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The Missing Millions report published by City & Guilds looks at the likely demand for skills over the next seven years, the current skill levels of people living in the UK and highlights the under utilisation of millions of working age Britons.

Based on findings from labour market economists Emsi and a poll of 5,000 working age people, – only half (53%) have received workplace training in the last three years, and a third (34%) have either never received training, or did so more than five years ago. The lack of opportunity for skills development leads to only a third (33%) of the UK working age population feeling positive about their future career prospects.

The research also found:

  • Those from lower socio-economic groups were much less likely to have received training in the last five years (44% vs 68%) and were less satisfied with their career prospects (22% vs 39%) than those from higher socio-economic groups;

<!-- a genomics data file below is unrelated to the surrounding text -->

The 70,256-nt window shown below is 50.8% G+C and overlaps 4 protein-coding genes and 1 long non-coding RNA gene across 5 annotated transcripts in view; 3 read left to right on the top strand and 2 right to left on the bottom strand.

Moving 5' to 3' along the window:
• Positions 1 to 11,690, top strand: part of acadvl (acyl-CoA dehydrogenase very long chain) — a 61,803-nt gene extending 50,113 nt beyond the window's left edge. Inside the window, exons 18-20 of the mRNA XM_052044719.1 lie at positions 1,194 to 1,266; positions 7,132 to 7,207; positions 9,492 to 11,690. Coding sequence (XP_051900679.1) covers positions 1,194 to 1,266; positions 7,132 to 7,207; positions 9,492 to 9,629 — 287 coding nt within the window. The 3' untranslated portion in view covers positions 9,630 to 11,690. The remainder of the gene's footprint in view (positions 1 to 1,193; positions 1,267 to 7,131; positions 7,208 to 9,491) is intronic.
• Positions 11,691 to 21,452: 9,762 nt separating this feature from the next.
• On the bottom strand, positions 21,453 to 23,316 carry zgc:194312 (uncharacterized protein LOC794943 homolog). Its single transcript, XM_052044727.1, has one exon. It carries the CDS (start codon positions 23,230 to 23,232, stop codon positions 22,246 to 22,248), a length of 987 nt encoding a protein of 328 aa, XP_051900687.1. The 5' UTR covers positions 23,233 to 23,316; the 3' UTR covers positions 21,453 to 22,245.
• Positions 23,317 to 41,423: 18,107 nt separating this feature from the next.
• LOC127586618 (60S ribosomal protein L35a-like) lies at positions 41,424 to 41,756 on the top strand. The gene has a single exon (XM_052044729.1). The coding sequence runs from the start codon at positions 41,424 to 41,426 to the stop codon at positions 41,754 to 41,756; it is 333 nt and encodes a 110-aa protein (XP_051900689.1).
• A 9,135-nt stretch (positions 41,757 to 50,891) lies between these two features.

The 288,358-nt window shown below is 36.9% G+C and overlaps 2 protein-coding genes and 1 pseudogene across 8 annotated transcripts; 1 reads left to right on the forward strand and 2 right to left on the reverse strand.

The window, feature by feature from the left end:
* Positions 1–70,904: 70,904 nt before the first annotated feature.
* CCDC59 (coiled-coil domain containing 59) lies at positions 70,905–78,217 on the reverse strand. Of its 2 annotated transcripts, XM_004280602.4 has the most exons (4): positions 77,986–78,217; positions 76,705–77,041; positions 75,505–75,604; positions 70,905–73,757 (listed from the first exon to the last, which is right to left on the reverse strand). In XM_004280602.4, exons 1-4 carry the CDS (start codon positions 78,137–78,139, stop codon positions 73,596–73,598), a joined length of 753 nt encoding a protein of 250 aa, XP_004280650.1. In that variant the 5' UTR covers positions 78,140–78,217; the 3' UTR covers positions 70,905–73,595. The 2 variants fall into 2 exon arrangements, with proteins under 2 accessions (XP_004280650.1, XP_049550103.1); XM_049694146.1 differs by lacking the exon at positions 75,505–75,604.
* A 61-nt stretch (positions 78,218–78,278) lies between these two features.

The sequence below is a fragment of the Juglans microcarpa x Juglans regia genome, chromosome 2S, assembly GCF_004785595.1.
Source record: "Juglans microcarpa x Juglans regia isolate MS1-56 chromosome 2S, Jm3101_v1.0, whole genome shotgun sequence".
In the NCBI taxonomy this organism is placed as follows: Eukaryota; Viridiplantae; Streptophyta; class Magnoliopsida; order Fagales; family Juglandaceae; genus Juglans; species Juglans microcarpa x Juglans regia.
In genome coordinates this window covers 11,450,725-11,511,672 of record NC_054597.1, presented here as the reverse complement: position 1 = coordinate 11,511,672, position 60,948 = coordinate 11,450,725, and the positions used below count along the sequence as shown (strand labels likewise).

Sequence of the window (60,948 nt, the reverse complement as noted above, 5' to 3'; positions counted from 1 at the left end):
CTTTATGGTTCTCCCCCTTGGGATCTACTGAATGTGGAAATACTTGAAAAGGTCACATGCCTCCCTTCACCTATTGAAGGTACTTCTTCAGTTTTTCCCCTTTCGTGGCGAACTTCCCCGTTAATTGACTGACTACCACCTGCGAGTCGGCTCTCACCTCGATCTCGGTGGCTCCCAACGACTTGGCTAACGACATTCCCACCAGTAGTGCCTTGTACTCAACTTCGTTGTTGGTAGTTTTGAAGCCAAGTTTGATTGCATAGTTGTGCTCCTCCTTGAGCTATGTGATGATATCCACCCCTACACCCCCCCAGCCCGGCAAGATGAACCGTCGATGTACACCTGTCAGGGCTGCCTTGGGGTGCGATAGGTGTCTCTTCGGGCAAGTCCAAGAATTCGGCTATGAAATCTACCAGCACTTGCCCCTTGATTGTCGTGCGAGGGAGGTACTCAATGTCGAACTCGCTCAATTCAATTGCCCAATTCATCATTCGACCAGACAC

• Those living in the North East of England faced a significant disadvantage in access to training and opportunities for progression when compared with other regions. Only 21% of people in the North East felt positive about the jobs market in their local area, compared to 45% in London;
  • Those working part-time – significantly more women than men – were also less likely to have received training in the last five years than those working full-time (61% vs 72%). Part-time workers were additionally far less likely to believe there was opportunity to progress than their full-time counterparts (22% vs 36%);
  • People highly value the training they do receive – 77% of those who had received workplace training stated that it had enabled them to be more effective at their job.

City & Guilds are calling upon government and policy makers to “urgently review adult education and create a system that encourages lifelong learning, retraining and reskilling. They need to provide better careers guidance and advice to people at all stages of their career.”